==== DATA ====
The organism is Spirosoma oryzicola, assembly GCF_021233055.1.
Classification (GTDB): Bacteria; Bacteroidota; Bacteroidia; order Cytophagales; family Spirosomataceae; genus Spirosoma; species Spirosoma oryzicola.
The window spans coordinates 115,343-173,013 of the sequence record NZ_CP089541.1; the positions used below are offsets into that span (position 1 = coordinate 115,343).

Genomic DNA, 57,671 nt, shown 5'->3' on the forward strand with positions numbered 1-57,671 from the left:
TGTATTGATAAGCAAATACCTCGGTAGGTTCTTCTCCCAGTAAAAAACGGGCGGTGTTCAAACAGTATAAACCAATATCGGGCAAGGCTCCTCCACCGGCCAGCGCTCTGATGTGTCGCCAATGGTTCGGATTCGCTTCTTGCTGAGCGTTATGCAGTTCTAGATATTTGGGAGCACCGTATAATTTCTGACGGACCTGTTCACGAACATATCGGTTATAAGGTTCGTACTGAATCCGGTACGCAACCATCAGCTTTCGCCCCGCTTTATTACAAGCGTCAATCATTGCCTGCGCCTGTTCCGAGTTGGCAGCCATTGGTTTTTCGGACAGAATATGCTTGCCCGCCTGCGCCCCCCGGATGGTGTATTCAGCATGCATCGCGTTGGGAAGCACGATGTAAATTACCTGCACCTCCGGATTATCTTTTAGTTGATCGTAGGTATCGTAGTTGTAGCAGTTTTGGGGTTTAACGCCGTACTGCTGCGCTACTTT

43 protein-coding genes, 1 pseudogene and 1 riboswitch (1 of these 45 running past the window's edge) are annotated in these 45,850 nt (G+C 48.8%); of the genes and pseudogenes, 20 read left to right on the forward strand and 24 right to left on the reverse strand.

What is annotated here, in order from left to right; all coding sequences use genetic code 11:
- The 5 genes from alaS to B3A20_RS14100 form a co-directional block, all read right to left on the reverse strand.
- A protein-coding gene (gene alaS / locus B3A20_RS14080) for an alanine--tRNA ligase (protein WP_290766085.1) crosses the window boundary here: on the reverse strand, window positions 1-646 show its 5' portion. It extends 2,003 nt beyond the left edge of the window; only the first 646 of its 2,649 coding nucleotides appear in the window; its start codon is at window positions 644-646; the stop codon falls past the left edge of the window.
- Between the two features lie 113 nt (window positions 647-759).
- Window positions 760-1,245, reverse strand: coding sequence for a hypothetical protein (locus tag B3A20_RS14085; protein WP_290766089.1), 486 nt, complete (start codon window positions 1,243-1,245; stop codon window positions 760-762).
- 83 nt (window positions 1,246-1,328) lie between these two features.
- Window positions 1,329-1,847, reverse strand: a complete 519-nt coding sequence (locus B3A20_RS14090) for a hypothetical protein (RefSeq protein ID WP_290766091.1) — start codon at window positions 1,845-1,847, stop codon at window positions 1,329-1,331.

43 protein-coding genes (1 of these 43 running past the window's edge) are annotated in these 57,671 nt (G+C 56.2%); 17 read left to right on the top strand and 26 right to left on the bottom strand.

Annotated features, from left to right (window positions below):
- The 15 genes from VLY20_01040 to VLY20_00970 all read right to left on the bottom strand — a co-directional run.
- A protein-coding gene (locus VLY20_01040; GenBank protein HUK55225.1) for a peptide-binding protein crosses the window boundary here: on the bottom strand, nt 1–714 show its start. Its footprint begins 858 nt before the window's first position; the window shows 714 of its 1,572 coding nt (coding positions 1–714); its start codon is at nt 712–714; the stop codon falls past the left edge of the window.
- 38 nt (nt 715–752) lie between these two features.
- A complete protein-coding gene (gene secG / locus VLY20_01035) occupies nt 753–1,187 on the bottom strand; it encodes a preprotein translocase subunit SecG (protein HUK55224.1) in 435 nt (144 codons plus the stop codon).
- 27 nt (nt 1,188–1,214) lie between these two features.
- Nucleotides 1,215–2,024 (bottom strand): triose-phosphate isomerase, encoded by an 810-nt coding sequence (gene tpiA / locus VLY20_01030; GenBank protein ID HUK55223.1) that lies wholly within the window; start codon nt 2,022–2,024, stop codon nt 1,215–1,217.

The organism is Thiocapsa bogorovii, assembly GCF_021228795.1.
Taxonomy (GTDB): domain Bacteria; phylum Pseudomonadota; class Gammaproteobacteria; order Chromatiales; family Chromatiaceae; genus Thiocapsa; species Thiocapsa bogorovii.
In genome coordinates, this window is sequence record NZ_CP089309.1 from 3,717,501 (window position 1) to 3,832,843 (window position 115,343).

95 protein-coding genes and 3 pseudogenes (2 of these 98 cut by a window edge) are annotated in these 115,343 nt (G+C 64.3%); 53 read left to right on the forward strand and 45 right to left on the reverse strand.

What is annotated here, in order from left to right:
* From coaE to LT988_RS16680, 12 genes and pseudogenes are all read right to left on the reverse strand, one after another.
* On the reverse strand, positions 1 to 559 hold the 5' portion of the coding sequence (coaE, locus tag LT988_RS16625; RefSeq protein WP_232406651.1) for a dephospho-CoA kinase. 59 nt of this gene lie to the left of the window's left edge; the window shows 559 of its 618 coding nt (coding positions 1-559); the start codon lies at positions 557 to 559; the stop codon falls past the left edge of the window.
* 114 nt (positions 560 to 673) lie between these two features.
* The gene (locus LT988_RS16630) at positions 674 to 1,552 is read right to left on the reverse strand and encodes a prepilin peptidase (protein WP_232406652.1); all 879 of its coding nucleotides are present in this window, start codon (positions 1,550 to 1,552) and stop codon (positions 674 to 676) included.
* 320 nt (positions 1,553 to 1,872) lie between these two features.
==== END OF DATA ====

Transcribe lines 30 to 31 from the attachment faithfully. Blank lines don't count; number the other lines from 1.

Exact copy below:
* The gene (locus LT988_RS16630) at positions 674 to 1,552 is read right to left on the reverse strand and encodes a prepilin peptidase (protein WP_232406652.1); all 879 of its coding nucleotides are present in this window, start codon (positions 1,550 to 1,552) and stop codon (positions 674 to 676) included.
* 320 nt (positions 1,553 to 1,872) lie between these two features.